Busting the myth that honeybees are extinct in the wild

Zach Portman
4 min readApr 15, 2021

A persistent myth that I’ve heard repeatedly over the years is that honeybees (Apis mellifera) are extinct in the wild and the only ones left are in managed colonies kept by people.

There’s just one problem…this is completely false. Wild honeybee colonies are doing fine and they are in no danger of going extinct.

What is the origin of this myth?

Some of this confusion appears to be due to a lack of understanding of the nuances involved in bee declines, since it can be difficult for the media and general public to understand the differences between managed bees, wild bees, and native bees.

For example, the yearly report on honeybee colony losses put out by the Bee Informed Partnership only deals with managed honeybee colonies, not feral ones. When those reports talk about “unsustainable losses,” it does not mean honeybees are in danger of going extinct. Instead, the danger is more that beekeeping is less economically viable.

However, it seems likely that at least some of the confusion dates back to when wild honeybee colonies experienced population crashes following the introduction of Varroa mites. At the time, wild honeybees were doing quite poorly, but research has shown that they did not go extinct and their populations bounced back within just a few years. In the United States, this recovery of wild populations was seen across the country, in places including Arizona, New York, and Texas. For a full account, I recommend the book “The Lives of Bees: The Untold Story of the Honey Bee in the Wild” by honeybee researcher Thomas Seeley.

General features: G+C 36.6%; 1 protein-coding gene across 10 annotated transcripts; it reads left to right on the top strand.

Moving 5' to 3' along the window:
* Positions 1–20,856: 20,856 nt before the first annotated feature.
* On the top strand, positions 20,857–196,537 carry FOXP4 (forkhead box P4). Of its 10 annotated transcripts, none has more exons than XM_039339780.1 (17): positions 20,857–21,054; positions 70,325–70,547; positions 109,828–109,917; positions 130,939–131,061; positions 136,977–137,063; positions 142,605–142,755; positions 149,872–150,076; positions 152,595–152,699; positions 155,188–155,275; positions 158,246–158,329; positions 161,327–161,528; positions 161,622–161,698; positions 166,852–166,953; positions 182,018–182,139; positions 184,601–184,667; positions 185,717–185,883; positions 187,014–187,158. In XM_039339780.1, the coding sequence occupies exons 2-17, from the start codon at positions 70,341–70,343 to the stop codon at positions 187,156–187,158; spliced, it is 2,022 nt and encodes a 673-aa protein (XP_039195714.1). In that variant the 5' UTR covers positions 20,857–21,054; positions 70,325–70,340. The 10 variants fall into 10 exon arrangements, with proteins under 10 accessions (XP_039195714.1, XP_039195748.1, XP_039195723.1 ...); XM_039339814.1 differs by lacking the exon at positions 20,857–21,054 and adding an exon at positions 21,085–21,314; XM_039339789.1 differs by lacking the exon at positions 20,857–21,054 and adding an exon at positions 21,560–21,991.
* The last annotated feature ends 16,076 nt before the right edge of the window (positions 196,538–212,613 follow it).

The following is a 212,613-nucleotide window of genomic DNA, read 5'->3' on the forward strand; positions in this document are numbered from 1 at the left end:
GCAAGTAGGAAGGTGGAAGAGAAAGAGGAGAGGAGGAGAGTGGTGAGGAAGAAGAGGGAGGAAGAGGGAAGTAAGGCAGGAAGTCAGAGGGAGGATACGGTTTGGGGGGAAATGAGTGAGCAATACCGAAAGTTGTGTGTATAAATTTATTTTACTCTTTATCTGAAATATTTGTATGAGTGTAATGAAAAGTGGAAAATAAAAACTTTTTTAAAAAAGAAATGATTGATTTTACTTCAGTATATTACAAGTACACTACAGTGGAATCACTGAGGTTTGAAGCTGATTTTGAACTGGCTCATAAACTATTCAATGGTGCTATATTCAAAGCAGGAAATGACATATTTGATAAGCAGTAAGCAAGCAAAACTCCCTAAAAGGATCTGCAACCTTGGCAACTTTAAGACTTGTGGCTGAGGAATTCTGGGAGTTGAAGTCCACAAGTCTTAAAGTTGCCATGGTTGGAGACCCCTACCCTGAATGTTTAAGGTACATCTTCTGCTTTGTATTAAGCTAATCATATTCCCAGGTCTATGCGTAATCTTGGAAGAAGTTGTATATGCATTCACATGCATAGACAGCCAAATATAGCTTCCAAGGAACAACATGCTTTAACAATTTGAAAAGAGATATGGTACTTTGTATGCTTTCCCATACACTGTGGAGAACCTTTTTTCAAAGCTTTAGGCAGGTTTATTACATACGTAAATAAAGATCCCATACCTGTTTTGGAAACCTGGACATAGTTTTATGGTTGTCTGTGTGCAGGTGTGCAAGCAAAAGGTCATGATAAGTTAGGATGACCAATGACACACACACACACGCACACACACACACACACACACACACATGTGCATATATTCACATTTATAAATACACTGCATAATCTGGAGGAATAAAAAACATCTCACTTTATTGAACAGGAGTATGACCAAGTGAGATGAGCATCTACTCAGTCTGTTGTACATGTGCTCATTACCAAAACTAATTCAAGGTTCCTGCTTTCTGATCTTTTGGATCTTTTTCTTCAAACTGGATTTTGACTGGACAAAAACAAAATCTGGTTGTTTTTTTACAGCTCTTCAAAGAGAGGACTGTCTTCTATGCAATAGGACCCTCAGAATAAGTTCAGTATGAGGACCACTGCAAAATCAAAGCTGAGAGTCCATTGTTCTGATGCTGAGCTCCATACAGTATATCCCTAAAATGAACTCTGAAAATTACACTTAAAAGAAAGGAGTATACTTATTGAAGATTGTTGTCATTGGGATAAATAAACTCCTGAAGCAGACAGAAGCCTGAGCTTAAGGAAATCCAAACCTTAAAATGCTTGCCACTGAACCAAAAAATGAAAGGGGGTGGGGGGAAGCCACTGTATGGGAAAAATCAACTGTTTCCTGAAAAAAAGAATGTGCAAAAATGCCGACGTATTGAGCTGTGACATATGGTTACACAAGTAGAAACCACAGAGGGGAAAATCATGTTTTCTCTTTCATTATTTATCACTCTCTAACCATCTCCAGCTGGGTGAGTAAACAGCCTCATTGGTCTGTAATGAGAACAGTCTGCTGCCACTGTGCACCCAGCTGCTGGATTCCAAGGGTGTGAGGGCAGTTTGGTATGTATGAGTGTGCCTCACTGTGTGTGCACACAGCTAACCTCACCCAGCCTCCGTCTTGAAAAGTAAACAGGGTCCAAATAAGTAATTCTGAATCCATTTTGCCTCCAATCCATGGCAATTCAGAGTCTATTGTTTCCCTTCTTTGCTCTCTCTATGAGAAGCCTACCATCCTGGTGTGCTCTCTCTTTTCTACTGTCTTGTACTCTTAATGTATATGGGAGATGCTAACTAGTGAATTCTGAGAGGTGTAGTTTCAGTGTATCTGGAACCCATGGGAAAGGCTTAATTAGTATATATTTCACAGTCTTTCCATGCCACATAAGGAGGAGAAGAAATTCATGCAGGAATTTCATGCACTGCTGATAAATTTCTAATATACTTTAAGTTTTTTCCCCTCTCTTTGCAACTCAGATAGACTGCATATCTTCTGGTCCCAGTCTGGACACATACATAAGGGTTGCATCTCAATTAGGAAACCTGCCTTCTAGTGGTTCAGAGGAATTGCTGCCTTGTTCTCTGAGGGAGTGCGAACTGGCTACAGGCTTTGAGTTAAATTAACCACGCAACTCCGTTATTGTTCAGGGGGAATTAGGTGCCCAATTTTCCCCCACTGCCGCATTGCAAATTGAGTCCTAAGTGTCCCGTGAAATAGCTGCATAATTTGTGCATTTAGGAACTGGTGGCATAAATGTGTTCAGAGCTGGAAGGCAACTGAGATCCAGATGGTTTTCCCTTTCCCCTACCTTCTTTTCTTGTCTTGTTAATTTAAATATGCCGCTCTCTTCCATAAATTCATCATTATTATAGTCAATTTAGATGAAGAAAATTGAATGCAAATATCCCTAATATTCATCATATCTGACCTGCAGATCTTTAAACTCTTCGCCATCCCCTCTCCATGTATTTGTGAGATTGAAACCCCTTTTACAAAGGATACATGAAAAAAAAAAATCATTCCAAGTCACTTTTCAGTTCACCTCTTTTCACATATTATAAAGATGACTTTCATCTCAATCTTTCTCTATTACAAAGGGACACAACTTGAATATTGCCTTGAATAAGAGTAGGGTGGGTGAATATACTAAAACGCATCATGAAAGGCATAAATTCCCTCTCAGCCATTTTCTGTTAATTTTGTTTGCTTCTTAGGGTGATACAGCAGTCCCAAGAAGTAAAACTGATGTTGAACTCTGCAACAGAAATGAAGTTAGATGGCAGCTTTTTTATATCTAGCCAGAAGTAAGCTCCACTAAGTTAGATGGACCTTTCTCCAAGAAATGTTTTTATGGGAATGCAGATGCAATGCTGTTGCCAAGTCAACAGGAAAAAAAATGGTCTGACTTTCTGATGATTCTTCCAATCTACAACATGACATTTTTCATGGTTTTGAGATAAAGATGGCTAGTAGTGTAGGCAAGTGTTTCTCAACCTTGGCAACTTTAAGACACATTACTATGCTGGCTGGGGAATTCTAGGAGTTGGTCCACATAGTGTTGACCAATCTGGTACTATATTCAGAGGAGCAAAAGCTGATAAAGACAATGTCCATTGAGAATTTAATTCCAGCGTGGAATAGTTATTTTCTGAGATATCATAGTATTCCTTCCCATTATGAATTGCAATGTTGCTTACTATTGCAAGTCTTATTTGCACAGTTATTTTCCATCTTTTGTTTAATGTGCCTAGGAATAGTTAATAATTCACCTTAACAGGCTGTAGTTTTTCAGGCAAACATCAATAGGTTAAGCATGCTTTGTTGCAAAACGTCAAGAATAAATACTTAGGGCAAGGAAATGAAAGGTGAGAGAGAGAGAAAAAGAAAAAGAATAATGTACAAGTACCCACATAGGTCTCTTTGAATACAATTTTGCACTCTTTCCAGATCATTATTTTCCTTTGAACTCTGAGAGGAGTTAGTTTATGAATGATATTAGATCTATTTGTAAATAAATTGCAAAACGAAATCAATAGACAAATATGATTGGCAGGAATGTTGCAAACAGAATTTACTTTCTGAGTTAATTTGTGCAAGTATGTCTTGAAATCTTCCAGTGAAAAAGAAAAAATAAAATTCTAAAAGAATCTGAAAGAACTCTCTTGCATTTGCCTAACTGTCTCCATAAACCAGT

Another potential source of confusion is that this myth continues to appear in some scientific papers. For example, in a major paper on bee declines published in 2010, the authors state “most wild and feral honey bee colonies in Europe and the USA have vanished, leaving only those kept by beekeepers.” For a more recent example, a paper published in 2020 states “The only remaining wild and unmanaged western honeybee populations are in Africa.” It’s easy to see how people could get confused when even some peer-reviewed scientific articles don’t get it right.

A feral honeybee colony in California. Photo by iNaturalist user andy71, licensed under CC by 4.0.

How many feral honeybee colonies are out there?

Zach Portman

I am scientist who studies bees. My research covers the identification, biology, evolution, and conservation of native bees.